both of which will teach you to play as you go in your first game. These might be a fun way to try the game and have the advantage of being comparatively cheap to buying starters and boosters. You should note that pretty much every CCG has tournament level decks for sale that you can buy to play against one another, Magic: The Gathering especially as it's been around for so long, just make sure that the decks you are buying belong to the same tournament regulations.

As for other games that have the advantage of being boxable (i.e. all you need to play comes with the purchase) you may want to think about looking into Iliad. The theme is pretty ridiculous, it has Greeks fighting one another outside the walls of Troy as opposed to actually sieging Troy (wtf?) but is a simpler form of an opposed card game. It would be a step or two down from Blue Moon in complexity and probably challenge as well, though.
 
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Brandon Pennington
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mdornbrook wrote:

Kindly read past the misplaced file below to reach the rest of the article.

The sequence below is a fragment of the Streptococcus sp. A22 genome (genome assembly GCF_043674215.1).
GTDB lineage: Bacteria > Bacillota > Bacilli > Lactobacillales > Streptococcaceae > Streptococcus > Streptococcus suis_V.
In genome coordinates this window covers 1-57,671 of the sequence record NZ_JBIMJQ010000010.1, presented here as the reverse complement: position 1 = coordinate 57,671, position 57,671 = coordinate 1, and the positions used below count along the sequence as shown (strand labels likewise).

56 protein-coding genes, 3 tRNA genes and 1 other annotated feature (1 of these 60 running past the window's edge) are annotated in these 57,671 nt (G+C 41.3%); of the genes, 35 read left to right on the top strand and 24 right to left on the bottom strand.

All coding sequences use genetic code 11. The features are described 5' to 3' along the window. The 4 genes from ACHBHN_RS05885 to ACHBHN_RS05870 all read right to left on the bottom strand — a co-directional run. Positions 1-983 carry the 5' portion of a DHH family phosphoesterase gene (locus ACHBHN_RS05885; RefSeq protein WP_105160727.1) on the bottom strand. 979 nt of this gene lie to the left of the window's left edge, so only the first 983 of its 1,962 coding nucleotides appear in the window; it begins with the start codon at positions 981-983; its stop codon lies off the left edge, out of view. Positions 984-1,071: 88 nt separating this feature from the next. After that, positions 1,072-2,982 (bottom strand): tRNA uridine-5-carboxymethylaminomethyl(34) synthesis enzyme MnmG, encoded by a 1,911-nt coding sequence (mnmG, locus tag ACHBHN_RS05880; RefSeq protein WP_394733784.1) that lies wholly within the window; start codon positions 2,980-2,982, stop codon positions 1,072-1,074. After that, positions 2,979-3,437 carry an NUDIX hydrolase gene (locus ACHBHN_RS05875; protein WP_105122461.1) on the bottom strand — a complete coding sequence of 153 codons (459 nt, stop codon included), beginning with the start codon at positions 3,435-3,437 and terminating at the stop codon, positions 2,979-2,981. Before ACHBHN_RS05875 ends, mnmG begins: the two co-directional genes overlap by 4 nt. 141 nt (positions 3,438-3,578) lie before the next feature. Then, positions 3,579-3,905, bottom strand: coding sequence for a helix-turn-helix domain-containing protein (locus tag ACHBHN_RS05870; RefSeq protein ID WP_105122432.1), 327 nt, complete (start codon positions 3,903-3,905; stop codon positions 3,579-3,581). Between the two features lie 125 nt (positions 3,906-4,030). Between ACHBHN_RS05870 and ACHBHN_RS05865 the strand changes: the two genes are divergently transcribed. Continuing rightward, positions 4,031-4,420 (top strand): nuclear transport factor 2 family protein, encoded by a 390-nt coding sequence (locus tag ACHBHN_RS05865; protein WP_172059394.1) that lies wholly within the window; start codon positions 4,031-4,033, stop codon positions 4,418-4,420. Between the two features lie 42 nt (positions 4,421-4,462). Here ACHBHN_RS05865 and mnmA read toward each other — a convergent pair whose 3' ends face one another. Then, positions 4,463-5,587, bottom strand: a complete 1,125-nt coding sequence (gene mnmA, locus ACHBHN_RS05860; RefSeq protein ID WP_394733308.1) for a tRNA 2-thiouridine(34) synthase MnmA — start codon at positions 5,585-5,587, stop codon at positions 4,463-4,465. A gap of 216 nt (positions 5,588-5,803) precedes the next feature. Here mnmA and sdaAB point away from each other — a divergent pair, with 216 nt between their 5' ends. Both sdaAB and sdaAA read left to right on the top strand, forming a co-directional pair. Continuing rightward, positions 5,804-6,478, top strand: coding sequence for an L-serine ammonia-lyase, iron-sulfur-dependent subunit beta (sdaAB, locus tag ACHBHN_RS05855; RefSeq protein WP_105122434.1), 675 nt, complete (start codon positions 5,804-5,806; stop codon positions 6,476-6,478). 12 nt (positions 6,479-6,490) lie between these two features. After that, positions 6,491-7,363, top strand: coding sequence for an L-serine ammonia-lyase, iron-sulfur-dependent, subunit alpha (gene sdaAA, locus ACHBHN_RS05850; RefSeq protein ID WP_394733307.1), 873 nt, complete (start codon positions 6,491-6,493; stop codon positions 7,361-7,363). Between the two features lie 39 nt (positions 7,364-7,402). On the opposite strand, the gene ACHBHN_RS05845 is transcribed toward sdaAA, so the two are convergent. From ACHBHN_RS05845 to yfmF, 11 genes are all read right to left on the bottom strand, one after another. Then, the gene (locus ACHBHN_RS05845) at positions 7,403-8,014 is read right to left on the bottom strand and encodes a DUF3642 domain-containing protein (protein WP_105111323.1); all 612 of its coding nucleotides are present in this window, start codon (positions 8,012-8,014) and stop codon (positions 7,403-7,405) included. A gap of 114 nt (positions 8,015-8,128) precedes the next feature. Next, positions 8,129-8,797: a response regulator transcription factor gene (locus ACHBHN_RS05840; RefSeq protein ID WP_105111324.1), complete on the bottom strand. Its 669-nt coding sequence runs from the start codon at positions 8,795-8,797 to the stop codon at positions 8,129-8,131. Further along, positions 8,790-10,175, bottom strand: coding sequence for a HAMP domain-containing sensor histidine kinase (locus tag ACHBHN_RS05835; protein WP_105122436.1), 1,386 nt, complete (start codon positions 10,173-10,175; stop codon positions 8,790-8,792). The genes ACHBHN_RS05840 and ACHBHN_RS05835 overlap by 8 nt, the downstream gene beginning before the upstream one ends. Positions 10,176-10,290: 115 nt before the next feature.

As for other games that have the advantage of being boxable (i.e. all you need to play comes with the purchase) you may want to think about looking into Iliad. The theme is pretty ridiculous, it has Greeks fighting one another outside the walls of Troy as opposed to actually sieging Troy (wtf?) but is a simpler form of an opposed card game. It would be a step or two down from Blue Moon in complexity and probably challenge as well, though.

I just picked up Iliad last week. I have yet to actually play it, but from reading the rules, it seems like it would be better suited for 3 or more. L5R looks cool, but I think it might be a bit complicated from the looks of it. I may be wrong though.

Thanks for the info so far Keep it coming!
 
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Michael Campbell
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First, let me say that I've tried Blue Moon several times and it just hasn't flipped my switch.

I have however caught the bug for Magic the Gathering (casual play, not tournament). The game is great and the system is very flexible.